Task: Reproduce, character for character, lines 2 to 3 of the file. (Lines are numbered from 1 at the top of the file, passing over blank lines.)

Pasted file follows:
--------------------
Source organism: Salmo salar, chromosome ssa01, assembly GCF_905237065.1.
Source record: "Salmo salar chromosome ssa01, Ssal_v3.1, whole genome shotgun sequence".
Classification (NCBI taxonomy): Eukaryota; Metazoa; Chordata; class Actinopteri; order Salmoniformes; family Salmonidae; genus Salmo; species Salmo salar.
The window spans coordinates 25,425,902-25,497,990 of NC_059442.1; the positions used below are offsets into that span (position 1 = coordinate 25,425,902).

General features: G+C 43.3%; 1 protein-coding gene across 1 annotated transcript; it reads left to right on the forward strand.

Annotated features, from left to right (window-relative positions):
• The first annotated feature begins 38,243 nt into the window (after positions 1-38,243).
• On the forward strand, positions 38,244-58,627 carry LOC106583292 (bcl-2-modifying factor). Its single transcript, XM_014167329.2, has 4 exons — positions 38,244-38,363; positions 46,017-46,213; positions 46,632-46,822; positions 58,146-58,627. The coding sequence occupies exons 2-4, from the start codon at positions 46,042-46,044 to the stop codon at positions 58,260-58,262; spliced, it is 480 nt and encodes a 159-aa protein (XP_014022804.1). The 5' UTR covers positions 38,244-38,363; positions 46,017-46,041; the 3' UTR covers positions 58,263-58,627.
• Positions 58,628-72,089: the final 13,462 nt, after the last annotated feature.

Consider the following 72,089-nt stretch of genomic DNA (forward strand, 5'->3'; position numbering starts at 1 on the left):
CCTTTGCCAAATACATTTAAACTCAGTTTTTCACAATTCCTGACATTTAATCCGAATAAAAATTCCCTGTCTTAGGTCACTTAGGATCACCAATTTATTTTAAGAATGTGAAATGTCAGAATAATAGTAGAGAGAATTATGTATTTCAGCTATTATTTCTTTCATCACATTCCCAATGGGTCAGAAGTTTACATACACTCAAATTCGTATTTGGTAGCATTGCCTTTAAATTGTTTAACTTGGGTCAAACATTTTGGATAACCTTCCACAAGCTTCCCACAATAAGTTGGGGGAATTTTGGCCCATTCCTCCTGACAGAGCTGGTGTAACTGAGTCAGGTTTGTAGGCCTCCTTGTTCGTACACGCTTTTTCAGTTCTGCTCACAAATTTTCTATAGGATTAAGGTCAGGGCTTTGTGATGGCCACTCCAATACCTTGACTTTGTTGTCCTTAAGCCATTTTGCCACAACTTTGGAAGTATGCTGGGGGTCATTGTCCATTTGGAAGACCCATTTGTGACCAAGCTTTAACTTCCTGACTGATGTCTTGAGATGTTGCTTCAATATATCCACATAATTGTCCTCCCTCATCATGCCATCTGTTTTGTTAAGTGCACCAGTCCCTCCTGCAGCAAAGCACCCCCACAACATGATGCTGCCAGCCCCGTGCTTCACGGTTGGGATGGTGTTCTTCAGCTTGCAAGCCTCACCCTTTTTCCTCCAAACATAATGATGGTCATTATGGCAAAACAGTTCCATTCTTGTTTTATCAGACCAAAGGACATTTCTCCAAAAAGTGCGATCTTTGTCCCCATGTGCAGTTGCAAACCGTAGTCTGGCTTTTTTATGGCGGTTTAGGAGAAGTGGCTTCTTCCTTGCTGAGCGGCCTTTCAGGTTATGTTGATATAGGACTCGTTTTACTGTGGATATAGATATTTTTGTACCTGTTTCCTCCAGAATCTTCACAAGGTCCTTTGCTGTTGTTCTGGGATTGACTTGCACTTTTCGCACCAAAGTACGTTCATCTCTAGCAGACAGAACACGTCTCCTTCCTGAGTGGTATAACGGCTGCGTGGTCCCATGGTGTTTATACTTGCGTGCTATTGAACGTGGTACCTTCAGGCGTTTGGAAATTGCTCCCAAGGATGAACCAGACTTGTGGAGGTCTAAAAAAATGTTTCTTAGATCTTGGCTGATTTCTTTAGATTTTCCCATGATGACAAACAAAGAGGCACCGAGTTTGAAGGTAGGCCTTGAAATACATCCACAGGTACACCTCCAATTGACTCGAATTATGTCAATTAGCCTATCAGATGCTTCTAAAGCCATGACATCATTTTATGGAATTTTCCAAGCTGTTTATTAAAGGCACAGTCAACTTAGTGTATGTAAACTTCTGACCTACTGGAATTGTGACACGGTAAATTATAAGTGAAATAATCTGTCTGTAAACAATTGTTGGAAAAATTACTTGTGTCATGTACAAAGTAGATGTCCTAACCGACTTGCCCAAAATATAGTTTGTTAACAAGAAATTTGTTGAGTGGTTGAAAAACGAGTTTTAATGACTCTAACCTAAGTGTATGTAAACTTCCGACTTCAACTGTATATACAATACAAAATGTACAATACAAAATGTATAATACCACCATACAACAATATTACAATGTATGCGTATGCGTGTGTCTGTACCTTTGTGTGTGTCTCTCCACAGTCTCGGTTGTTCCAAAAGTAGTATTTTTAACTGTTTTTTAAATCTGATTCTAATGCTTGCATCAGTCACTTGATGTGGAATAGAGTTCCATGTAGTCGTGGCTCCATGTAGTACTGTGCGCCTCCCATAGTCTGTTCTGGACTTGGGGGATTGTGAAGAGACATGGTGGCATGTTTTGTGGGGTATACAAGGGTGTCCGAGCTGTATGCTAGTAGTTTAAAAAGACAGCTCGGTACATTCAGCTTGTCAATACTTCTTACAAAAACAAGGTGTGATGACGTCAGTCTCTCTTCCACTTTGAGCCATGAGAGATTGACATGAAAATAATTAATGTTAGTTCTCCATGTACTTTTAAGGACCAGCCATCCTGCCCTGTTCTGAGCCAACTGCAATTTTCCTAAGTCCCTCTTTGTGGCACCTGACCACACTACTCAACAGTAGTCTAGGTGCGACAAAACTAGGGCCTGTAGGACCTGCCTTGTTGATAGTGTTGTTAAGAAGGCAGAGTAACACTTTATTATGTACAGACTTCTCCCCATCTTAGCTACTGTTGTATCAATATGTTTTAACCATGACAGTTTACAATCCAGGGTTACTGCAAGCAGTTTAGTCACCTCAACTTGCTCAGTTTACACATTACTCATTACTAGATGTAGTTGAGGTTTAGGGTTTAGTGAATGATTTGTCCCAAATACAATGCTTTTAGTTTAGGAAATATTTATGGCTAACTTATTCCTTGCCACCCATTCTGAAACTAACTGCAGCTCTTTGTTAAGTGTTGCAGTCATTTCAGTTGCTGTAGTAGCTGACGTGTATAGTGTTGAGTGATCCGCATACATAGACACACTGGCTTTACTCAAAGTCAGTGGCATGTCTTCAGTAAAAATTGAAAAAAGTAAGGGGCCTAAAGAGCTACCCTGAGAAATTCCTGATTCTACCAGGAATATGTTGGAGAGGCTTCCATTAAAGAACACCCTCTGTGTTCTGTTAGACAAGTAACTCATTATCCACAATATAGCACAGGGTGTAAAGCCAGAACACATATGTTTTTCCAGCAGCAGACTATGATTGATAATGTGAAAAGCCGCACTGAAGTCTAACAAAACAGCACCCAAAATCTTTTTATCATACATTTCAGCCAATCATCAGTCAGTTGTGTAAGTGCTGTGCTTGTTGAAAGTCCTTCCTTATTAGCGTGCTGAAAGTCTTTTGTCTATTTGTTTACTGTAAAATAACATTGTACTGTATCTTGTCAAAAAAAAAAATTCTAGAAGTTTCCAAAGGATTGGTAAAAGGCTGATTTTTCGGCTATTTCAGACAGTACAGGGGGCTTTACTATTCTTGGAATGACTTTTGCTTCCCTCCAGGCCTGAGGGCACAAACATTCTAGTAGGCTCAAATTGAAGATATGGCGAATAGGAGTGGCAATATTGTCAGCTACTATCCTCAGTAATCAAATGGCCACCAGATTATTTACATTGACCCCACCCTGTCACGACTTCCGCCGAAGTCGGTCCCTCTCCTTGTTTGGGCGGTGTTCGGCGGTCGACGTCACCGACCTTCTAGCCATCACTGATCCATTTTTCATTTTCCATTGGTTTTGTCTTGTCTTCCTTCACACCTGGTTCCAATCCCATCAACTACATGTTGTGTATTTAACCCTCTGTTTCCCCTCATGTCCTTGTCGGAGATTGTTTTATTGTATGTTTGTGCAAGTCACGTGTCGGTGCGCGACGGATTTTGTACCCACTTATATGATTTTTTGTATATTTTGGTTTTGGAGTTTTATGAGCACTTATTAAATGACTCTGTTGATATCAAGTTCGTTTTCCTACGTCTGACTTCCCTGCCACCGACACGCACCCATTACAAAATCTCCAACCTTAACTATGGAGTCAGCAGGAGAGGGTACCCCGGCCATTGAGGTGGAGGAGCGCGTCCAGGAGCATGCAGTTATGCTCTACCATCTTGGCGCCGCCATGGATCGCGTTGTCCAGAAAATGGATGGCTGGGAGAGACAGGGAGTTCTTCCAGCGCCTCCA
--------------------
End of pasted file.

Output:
Source record: "Salmo salar chromosome ssa01, Ssal_v3.1, whole genome shotgun sequence".
Classification (NCBI taxonomy): Eukaryota; Metazoa; Chordata; class Actinopteri; order Salmoniformes; family Salmonidae; genus Salmo; species Salmo salar.